Our non-tradional approac to spelling works very well with our kids.
I've never been fond of packaged spelling programs, so we've always done spelling pretty much on our own. I understand the need for sequenced lists in spelling programs, but I feel that it's much more helpful for kids to learn how to spell the words that they're using in everyday writing.
I do have the kids learn how to spell all of the words in their Wordly Wise lessons, but I also create individualized lists for them based on what I see in their writing.
Throughout the week I keep a running list going for each child. When I come across a word they've misspelled in their writing, I write it down on the list. I don't circle the word in their writing since I try not to formally evaluate their free-writing for spelling so they feel a little more free just to write. However, the words they misspell do show up on their spelling lists.
I try to write down every word they spell wrong anywhere in their work, whether it be a short simple word like can't where they forgot the apostrophe (like Jaden did this week), to longer complicated words like parliament, even to proper names like William, Isaac and Elizabeth. I usually come up with a list of about 20 or so words each week this way.
Even Jerah, who's only in third grade, occasionally gets pretty complicated words on her spelling list. I figure if she's old enough to use a word in her writing, she's old enough to know how to spell it correctly.
At the beginning of the week I give each child their list to study. They can study any way they want, as long as they learn how to spell the words properly. Giving them that freedom has helped them evaluate their own learning style to determine how best to study the words to achieve their goal. They're coming to realize that if they get a word wrong on the test, they'll have to learn it again anyway, so why not get it right the first time!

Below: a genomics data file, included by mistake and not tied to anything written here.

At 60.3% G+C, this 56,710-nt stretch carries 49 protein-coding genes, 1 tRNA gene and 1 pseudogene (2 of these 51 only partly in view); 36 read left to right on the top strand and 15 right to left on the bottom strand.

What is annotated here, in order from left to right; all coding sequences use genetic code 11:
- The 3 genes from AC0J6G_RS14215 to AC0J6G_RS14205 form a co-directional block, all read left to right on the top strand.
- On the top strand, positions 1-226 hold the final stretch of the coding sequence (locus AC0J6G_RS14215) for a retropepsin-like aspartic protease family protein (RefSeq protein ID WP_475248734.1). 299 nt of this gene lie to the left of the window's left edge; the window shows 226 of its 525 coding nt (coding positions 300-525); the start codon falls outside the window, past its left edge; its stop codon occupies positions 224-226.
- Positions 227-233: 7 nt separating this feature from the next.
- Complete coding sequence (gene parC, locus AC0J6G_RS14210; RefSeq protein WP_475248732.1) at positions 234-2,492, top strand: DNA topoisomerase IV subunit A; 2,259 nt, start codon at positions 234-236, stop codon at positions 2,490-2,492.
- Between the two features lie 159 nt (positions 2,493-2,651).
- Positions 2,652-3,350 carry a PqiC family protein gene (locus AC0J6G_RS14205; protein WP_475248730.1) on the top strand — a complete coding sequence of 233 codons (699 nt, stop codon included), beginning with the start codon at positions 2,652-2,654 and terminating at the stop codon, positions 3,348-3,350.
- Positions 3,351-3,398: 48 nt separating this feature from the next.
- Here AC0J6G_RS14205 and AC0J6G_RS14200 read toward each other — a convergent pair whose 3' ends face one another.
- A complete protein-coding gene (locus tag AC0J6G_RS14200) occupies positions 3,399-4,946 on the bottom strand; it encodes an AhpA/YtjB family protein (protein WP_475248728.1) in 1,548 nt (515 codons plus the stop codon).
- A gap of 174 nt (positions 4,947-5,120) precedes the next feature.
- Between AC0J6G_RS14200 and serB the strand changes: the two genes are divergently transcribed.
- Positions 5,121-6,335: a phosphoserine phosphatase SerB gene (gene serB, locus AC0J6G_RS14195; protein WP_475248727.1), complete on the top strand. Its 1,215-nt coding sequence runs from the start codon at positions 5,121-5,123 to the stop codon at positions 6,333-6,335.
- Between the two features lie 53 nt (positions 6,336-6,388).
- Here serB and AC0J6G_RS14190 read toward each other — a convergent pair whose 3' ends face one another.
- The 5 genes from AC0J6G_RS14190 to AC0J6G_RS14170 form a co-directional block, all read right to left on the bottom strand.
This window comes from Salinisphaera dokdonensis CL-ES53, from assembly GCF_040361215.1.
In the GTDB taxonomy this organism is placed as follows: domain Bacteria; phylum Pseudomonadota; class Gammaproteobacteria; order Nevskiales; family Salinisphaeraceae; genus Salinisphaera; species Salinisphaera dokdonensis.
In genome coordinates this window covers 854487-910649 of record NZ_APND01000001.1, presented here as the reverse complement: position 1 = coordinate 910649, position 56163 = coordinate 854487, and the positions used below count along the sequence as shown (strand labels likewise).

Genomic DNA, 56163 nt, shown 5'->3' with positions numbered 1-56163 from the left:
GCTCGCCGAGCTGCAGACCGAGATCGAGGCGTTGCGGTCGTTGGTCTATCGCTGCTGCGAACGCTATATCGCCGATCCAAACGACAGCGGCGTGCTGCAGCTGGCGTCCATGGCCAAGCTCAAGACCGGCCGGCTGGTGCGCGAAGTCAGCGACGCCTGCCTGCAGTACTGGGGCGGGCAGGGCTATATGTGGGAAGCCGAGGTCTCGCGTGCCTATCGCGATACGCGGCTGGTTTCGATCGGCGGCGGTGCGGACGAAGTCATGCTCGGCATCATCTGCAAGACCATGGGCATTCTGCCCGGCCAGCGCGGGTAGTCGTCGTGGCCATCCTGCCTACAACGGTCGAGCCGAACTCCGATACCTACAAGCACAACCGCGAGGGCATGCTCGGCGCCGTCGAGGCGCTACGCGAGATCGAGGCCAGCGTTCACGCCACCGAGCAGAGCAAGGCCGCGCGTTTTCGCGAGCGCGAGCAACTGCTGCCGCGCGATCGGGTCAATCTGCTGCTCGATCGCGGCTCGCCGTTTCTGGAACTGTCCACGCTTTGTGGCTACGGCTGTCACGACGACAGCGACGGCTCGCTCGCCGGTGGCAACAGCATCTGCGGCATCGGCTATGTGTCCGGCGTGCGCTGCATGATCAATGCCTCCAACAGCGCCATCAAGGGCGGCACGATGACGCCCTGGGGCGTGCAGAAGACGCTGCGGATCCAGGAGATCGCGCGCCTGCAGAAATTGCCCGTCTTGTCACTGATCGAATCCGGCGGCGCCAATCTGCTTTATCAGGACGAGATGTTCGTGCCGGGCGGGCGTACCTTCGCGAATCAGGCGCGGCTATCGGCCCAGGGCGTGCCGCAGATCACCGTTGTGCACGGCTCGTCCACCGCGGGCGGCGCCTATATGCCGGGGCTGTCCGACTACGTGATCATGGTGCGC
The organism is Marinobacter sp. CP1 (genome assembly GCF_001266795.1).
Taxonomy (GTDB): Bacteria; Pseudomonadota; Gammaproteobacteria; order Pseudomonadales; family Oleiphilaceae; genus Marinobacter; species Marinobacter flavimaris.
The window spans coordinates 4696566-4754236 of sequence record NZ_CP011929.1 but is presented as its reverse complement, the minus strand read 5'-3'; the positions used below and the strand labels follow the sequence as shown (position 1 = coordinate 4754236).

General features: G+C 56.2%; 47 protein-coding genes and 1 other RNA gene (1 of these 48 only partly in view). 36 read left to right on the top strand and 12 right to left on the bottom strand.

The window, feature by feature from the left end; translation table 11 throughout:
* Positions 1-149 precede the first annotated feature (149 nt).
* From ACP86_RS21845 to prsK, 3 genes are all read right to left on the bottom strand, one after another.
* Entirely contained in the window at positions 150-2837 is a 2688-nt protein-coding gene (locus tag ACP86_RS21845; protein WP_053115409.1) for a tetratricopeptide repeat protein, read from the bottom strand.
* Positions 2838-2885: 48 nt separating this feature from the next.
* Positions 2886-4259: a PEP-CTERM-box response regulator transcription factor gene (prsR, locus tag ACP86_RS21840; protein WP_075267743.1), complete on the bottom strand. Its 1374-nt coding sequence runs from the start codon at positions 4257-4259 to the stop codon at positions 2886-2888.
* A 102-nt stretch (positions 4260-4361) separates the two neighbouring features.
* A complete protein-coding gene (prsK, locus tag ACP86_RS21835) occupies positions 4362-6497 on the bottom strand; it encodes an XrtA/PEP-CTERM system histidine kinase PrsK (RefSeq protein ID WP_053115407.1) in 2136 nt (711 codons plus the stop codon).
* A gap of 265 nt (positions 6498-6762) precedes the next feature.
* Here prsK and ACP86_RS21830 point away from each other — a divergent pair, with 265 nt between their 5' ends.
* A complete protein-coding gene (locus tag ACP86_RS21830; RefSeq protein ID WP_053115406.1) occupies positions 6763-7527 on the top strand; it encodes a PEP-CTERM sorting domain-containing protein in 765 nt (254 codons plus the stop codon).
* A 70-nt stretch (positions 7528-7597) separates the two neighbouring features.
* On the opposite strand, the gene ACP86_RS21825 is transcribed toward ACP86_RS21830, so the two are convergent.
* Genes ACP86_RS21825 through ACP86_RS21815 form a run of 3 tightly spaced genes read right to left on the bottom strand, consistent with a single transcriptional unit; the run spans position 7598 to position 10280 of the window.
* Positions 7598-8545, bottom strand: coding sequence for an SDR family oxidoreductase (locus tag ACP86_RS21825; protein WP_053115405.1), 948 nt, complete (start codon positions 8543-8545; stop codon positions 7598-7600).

On Thursday I give a written "pre-test" over the words. I make sure that they have not looked over their spelling list for at least 15 minutes or so before the test so I can be assured that they are using their long-term memory and not their short-term memory when they spell the words.
If they get any of the words wrong, I have them work on learning those words a little more, and then on Friday I test them again, but only on the words they missed on the pre-test. I don't waste time by testing them on the words they already know how to spell. There are times when I have to write the same words on their list for more than one week when I see they're misspelling it again, but those are becoming few and fewer.
Here's an example of the kind of lists I come up with by taking words from their writing. These are what the kids will be studying this coming week:
- shipped (he always forgets to double the "p")
- decision (this is a word that's been on his list repeatedly)
- can't (yup, he forgot the apostrophe)
- exercise (he understandably spelled it "exersize")
- before (she always drops the "e")